More than a few dog owners have experienced the trouble of calming a dog during a thunderstorm. Spending the majority of their time indoors, lots of dogs tend to be extremely fearful and anxious when a storm hits. They can even become anxious before the storm hits, as their keen senses can pick up on one coming in. If you are a dog owner and have experienced the problem of your dog becoming frantic when a strong thunderstorm or windstorm comes into town, it’s important to know that there are ways of easing the situation for the both of you, and King Kanine is here to help.
In this blog we’ll talk about how to calm a dog during a thunderstorm, what causes dog thunderstorm anxiety, and also describe products that can help calm a dog down in these situations, including a dog thunderstorm jacket and dietary supplements like CBD oil, edibles, and topicals. Keep reading to learn about it all!
How to Calm a Dog During a Thunderstorm
When a dog becomes anxious about a storm approaching, the symptoms are pretty obvious to pick up on. Dogs will ordinarily whine, hide in specific places in the house where they feel sheltered and safe, or they may follow you around so that they’re never alone. Our first point will focus on this — being with your dog when the storm hits. Of course, it can’t always be that you’re able to be home with your dog during a storm, but being able to do so reinforces in them a feeling of safety, and by observing your behavior during a storm, they’ll likely be able to adapt and learn how to handle themselves for future storms. The last thing dog owners need is to come home after a storm and find their furniture was torn up and their things strewn about. If your pet suffers from dog thunderstorm anxiety, spend time with them and let them know they’re safe.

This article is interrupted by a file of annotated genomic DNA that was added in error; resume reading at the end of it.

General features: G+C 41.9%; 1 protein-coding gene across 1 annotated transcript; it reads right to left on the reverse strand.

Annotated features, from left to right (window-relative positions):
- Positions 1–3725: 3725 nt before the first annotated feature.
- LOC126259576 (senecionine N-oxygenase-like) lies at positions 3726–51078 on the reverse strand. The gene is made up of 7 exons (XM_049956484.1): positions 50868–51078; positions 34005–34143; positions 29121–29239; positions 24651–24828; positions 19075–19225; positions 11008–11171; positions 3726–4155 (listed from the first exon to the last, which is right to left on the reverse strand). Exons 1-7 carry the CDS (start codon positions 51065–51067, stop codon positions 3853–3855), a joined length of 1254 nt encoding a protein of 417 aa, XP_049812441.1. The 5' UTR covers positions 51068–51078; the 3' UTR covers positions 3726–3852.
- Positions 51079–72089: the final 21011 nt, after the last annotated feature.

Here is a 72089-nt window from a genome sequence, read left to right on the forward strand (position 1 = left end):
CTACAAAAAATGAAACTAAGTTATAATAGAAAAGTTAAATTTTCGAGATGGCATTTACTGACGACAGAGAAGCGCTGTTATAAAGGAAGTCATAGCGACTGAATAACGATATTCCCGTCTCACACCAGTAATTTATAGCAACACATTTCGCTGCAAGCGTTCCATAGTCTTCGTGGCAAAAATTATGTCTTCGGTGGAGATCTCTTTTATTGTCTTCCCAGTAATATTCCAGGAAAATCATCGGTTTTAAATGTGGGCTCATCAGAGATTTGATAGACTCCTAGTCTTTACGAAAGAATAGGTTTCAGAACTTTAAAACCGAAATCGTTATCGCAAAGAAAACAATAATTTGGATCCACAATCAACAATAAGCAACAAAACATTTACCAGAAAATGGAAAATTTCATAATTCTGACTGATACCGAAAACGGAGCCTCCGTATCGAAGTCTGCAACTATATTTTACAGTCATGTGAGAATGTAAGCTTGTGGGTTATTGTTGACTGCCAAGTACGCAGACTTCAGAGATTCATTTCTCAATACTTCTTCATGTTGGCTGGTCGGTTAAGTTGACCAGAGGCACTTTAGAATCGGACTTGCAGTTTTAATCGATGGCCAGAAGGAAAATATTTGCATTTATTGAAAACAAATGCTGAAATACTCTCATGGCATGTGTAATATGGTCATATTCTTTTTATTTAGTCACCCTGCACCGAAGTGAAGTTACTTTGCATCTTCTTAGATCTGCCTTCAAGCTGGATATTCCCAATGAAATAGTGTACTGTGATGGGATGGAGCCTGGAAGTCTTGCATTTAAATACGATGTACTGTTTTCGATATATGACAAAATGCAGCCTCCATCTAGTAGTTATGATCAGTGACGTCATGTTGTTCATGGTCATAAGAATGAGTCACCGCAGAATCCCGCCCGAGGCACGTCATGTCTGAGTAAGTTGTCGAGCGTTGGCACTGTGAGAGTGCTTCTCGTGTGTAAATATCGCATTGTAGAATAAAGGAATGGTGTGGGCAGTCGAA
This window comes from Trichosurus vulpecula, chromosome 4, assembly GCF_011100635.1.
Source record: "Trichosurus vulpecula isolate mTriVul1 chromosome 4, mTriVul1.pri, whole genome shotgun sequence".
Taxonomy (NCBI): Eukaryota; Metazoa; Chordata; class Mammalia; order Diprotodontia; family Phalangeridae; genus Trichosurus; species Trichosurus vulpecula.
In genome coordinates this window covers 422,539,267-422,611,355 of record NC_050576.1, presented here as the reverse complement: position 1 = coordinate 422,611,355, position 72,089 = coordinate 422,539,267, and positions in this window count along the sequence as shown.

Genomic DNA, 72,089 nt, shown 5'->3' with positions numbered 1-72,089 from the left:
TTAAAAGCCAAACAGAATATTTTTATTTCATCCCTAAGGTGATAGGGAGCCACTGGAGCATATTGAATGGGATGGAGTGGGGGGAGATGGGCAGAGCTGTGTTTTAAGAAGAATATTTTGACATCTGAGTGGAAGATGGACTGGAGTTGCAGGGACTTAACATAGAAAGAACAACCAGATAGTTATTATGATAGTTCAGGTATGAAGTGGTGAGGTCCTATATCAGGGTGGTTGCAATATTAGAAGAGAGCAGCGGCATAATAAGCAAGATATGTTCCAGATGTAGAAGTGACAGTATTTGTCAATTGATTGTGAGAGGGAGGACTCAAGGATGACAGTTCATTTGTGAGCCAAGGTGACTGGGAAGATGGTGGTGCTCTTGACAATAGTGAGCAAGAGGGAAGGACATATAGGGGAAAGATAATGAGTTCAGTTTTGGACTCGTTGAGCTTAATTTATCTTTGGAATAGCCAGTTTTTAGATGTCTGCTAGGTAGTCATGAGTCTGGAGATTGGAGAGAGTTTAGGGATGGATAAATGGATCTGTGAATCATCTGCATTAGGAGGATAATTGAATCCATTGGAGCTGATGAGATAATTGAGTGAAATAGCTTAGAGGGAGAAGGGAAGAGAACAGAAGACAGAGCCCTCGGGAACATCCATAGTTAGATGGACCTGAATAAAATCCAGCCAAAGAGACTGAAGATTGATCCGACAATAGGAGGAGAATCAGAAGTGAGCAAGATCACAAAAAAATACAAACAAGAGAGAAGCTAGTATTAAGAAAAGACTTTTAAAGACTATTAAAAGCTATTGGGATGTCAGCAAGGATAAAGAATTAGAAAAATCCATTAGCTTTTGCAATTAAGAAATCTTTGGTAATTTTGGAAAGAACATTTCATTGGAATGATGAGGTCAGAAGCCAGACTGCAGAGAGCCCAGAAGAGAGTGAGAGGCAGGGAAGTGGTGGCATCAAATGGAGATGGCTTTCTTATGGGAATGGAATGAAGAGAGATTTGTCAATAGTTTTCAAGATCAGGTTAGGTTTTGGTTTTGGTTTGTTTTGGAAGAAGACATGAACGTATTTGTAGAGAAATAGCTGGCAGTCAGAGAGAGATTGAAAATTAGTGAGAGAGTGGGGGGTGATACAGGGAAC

More Tips on Calming a Dog During a Thunderstorm
There are more than a few things you can do to ease your dog’s stress when a storm is overhead. First, try to distract the dog from the external environment. Find their favorite toy and play with them, whether that is fetch or having a tug-of-war. Keep them occupied with objects and activities you know they enjoy, and hopefully, their attention will turn away from the thunder and lightning outside and toward the connection they have with you and your family.
Another good tip is to produce noise within the home that can compete with the noise outside. Consider turning on the television to a loud volume and playing a TV show or movie, or put on your favorite record and get comfortable with your pet. Creating a cozy environment and turning the object of attention in the room from the outside world to the inside can make a huge difference. Dogs are adaptive animals and will try to mimic the behavior of their families, as long as the behavior is positive and supportive.